It is unfortunate that Indian critics have sought to undermine a highly capable combat aircraft like JF-17 through unrealistic comparisons and analyses, whether with Rafale, Tejas, or Mirage 2000. In today’s aviation combat arena, the crucial elements that truly matter are the avionics and the armament carried onboard the fighter aircraft, and the potential to deliver in its wide-ranging envelope in air or against ground targets.
Development of Tejas
The development of Light Combat Aircraft (LCA) Tejas was initiated in 1983 and formally launched in 1984 with the establishment of the Aeronautical Development Agency (ADA). However, it encountered persistent delays during its developmental phase, attributed to a lack of clarity among the Indian stakeholders and other impediments.
During my tenure as the Air Adviser in India (1999-2003), I met Air Chief Marshal Idris Hasan Latif in Hyderabad, who conceived the programme and served as the 10th Chief of Air Staff of the Indian Air Force (IAF). In his reckoning, the absence of fixed deadlines and the failure to freeze the design — both markers of an open-ended approach — contributed to the project not adhering to a strict timeline and progressing irregularly. Moreover, he pointed out that bureaucratic hurdles, requiring permissions and approvals at various stages, significantly hindered the programme’s advancement. Hindustan Aeronautics Limited (HAL), the agency collaborating with ADA, being a government entity, found itself ensnared by intricate rules and regulations, ultimately proving detrimental to the project’s developmental pace.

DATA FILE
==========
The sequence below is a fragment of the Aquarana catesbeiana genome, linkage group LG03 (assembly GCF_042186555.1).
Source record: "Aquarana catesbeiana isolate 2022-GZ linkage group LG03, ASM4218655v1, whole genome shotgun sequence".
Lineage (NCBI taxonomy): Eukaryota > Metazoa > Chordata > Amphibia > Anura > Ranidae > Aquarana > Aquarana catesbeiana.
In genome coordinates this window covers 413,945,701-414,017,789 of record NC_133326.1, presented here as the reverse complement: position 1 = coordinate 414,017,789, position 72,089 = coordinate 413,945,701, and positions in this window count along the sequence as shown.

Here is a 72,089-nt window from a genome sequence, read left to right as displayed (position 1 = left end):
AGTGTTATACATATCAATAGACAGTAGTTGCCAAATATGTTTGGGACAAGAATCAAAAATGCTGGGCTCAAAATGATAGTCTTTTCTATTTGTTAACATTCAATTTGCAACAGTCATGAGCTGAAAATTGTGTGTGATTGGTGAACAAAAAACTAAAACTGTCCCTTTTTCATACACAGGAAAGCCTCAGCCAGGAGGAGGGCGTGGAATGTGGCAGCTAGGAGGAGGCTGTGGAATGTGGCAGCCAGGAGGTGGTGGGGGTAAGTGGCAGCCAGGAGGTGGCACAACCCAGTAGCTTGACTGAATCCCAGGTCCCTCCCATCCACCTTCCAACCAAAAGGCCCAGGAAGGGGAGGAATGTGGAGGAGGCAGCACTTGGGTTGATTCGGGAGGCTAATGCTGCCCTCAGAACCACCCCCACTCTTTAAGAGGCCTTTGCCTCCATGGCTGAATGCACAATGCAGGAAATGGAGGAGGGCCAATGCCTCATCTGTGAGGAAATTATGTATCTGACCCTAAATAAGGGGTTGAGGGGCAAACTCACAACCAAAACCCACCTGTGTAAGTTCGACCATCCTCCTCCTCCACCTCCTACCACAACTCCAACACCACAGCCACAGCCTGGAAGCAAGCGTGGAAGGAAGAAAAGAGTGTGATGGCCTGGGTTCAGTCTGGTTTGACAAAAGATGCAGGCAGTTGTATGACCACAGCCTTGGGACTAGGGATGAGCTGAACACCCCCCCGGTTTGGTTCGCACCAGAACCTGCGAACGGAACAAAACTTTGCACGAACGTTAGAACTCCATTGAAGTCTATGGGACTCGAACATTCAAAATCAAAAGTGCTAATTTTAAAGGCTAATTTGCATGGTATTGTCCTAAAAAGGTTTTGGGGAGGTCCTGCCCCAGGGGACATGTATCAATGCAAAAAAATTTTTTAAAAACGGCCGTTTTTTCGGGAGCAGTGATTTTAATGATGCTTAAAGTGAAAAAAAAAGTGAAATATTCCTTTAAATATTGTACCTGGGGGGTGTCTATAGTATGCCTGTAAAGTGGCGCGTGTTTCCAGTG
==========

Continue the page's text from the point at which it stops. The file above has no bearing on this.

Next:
Development of JF-17
The JF-17 programme commenced in the 1990s, with joint development conducted by China’s Chengdu Aircraft Industry Corporation (CAC) and Pakistan Aeronautical Complex (PAC). The prototype aircraft took its inaugural flight in 2003, and production began in 2007. Formal induction into the Pakistan Air Force (PAF) occurred in 2010 when No 26 Squadron, known as the Black Spiders, became the first operational squadron with the new aircraft. This achievement marked a significant milestone, making the PAF the only air force globally to develop its own aircraft in contemporary times. The accomplishment was a result of unwavering determination and the absence of bureaucratic hurdles or impediments throughout the process as it was taken as a project of national pride. The full credit for this goes to the Government of Pakistan and the Armed Forces’ leadership.
Recent Status of Tejas Vs JF-17
India currently operates two squadrons of Tejas. The first squadron equipped with Tejas was No 45 Squadron in 2016, followed by No 18 Squadron in 2020. Subsequently, the IAF placed an order for 83 Tejas jets with updated avionics, scheduled for delivery in February 2024. These new aircraft will be stationed at Rajasthan’s Nal Air Base. Additionally, the IAF is in the process of procuring more aircraft, which may boost Tejas’ numbers to approximately 200. Despite years since induction, Tejas is yet to validate its capabilities, lacking combat experience and concrete examples demonstrating its efficacy.